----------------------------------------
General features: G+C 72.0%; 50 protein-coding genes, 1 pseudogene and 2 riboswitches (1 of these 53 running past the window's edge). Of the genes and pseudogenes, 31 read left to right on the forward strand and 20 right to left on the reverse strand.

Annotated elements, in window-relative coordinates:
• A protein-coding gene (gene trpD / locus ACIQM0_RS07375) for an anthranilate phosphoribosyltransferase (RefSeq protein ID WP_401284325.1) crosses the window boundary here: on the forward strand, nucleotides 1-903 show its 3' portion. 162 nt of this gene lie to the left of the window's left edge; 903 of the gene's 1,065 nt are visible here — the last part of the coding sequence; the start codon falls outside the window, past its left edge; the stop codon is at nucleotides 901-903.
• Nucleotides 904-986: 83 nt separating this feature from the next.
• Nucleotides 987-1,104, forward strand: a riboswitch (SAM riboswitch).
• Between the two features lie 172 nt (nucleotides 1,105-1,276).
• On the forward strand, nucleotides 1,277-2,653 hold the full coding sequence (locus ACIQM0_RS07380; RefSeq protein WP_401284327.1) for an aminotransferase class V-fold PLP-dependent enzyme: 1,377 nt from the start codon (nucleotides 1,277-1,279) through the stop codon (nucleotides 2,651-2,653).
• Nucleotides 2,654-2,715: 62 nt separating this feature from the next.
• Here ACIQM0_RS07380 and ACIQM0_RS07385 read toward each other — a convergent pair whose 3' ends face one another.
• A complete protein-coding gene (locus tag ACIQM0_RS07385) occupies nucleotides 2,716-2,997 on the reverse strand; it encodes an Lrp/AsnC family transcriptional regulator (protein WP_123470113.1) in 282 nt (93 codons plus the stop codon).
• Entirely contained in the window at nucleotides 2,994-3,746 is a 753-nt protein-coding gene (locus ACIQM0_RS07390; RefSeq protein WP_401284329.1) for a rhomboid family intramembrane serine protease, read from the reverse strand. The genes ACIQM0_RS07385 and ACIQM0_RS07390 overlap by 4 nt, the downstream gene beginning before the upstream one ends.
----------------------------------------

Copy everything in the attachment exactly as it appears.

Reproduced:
General features: G+C 72.0%; 50 protein-coding genes, 1 pseudogene and 2 riboswitches (1 of these 53 running past the window's edge). Of the genes and pseudogenes, 31 read left to right on the forward strand and 20 right to left on the reverse strand.

Annotated elements, in window-relative coordinates:
• A protein-coding gene (gene trpD / locus ACIQM0_RS07375) for an anthranilate phosphoribosyltransferase (RefSeq protein ID WP_401284325.1) crosses the window boundary here: on the forward strand, nucleotides 1-903 show its 3' portion. 162 nt of this gene lie to the left of the window's left edge; 903 of the gene's 1,065 nt are visible here — the last part of the coding sequence; the start codon falls outside the window, past its left edge; the stop codon is at nucleotides 901-903.
• Nucleotides 904-986: 83 nt separating this feature from the next.
• Nucleotides 987-1,104, forward strand: a riboswitch (SAM riboswitch).
• Between the two features lie 172 nt (nucleotides 1,105-1,276).
• On the forward strand, nucleotides 1,277-2,653 hold the full coding sequence (locus ACIQM0_RS07380; RefSeq protein WP_401284327.1) for an aminotransferase class V-fold PLP-dependent enzyme: 1,377 nt from the start codon (nucleotides 1,277-1,279) through the stop codon (nucleotides 2,651-2,653).
• Nucleotides 2,654-2,715: 62 nt separating this feature from the next.
• Here ACIQM0_RS07380 and ACIQM0_RS07385 read toward each other — a convergent pair whose 3' ends face one another.
• A complete protein-coding gene (locus tag ACIQM0_RS07385) occupies nucleotides 2,716-2,997 on the reverse strand; it encodes an Lrp/AsnC family transcriptional regulator (protein WP_123470113.1) in 282 nt (93 codons plus the stop codon).
• Entirely contained in the window at nucleotides 2,994-3,746 is a 753-nt protein-coding gene (locus ACIQM0_RS07390; RefSeq protein WP_401284329.1) for a rhomboid family intramembrane serine protease, read from the reverse strand. The genes ACIQM0_RS07385 and ACIQM0_RS07390 overlap by 4 nt, the downstream gene beginning before the upstream one ends.